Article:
With reports in the media of apparent “near miss” events between manned and unmanned aircraft almost a weekly event it seems, there is a lot of misinformation and confusion around what the actual Canadian recreational drone regulations are.
Often referenced is the Transport Canada website Flying an unmanned aircraft recreationally, which outlines the following basic Dos and Don’ts for model aircraft under 35kgs:
- Fly your aircraft during daylight and in good weather (not in clouds or fog).
- Keep your aircraft in sight, where you can see it with your own eyes – not only through an on-board camera, monitor or smartphone.
- Make sure your aircraft is safe for flight before take-off. Ask yourself, for example, are the batteries fully charged? Is it too cold to fly?
- Know if you need permission to fly and when to apply for a Special Flight Operations Certificate
- Closer than 9 km from any airport, heliport, or aerodrome.
- Higher than 90 metres from above the ground.
- Closer than 150 metres from people, animals, buildings, structures, or vehicles.
- In populated areas or near large groups of people, including sporting events, concerts, festivals, and firework shows.
- Near moving vehicles, avoid highways, bridges, busy streets or anywhere you could endanger or distract drivers.
- Within restricted airspace, including near or over military bases, prisons, and forest fires.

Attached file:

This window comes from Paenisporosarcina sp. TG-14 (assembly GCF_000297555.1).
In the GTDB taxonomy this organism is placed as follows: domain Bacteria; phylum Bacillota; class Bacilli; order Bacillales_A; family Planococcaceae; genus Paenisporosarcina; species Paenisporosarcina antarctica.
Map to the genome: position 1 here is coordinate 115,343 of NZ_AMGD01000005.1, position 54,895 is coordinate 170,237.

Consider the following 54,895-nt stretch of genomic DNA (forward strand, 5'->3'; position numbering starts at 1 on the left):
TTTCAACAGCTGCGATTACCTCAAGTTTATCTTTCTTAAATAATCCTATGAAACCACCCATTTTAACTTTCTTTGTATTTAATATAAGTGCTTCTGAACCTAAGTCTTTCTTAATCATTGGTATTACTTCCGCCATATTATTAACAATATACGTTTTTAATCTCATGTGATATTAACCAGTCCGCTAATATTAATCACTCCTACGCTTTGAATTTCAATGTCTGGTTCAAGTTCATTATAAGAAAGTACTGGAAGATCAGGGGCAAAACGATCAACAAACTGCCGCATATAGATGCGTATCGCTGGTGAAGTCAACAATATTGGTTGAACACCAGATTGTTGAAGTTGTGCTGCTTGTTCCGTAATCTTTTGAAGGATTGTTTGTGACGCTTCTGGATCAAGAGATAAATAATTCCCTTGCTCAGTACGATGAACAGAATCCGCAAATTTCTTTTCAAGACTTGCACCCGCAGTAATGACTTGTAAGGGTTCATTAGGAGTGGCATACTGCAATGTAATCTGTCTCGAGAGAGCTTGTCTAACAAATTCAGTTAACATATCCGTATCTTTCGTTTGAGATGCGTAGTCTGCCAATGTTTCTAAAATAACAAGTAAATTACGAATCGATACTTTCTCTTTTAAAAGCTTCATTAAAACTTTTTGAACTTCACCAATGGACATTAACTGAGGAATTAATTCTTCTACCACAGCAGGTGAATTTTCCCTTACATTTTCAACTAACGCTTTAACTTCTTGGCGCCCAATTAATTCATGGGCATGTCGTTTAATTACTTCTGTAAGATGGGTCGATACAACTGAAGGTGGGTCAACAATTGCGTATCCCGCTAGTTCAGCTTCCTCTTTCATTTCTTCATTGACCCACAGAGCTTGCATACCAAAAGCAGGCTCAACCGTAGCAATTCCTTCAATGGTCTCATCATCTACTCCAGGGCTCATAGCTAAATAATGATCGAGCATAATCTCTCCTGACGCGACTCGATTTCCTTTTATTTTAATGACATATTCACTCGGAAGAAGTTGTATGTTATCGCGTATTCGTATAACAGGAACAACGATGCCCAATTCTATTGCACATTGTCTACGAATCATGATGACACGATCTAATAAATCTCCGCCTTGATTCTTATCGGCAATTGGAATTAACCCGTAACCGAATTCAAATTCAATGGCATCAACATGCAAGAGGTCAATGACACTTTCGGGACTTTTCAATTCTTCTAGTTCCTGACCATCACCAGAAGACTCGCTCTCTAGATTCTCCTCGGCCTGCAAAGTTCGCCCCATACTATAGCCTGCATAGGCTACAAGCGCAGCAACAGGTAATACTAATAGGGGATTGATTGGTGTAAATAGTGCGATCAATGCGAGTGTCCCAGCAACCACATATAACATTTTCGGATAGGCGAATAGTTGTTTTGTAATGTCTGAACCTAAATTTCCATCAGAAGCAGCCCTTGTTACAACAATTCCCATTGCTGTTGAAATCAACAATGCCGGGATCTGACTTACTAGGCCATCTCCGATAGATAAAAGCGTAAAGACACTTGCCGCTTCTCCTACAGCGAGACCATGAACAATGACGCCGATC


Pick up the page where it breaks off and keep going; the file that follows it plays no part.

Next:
- Anywhere you may interfere with first responders
While these are definitely good guidelines that should be followed, the reality is that currently the only law that exists in regards to recreational drones, or model aircraft in general, is CAR 602.45:
No person shall fly a model aircraft or a kite or launch a model rocket or a rocket of a type used in a fireworks display into cloud or in a manner that is or is likely to be hazardous to aviation safety.
As a result there is a huge grey area, which is open to much interpretation over what is likely to be seen as “hazardous to aviation safety”.
On the commercial side of things these regulations are much more defined, and operators are placed in a much smaller box around when and where they can operate UAVs, as well as being required to have liability insurance, which is not mandatory for recreational users.
This issue is being addressed under the proposed new regulations currently in development and outlined in the NPA, making for more defined laws across the board for both recreational and commercial use of such aircraft, but these may not be in place until late 2016 or early 2017.
In the meantime there is a real gap in the regulations which puts enforcement officers, which have already limited resources, in a tough situation when trying to deal with rouge drones. It should however be noted that over and above the Transport Canada specific drone regulations, unsafe users can still be charged under other laws, such as those dealing with privacy, general hazards to public, traffic, etc.
As it stands now people need to use a bit of common sense and follow a basic code of conduct when flying drones; respect the privacy and space of others and take an active part in keeping the skies safe. The unfortunate fact however is that common sense is not that common.
Don’t be afraid of being scared. To be afraid is a sign of common sense. Only complete idiots are not afraid of anything.
― Carlos Ruiz Zafón,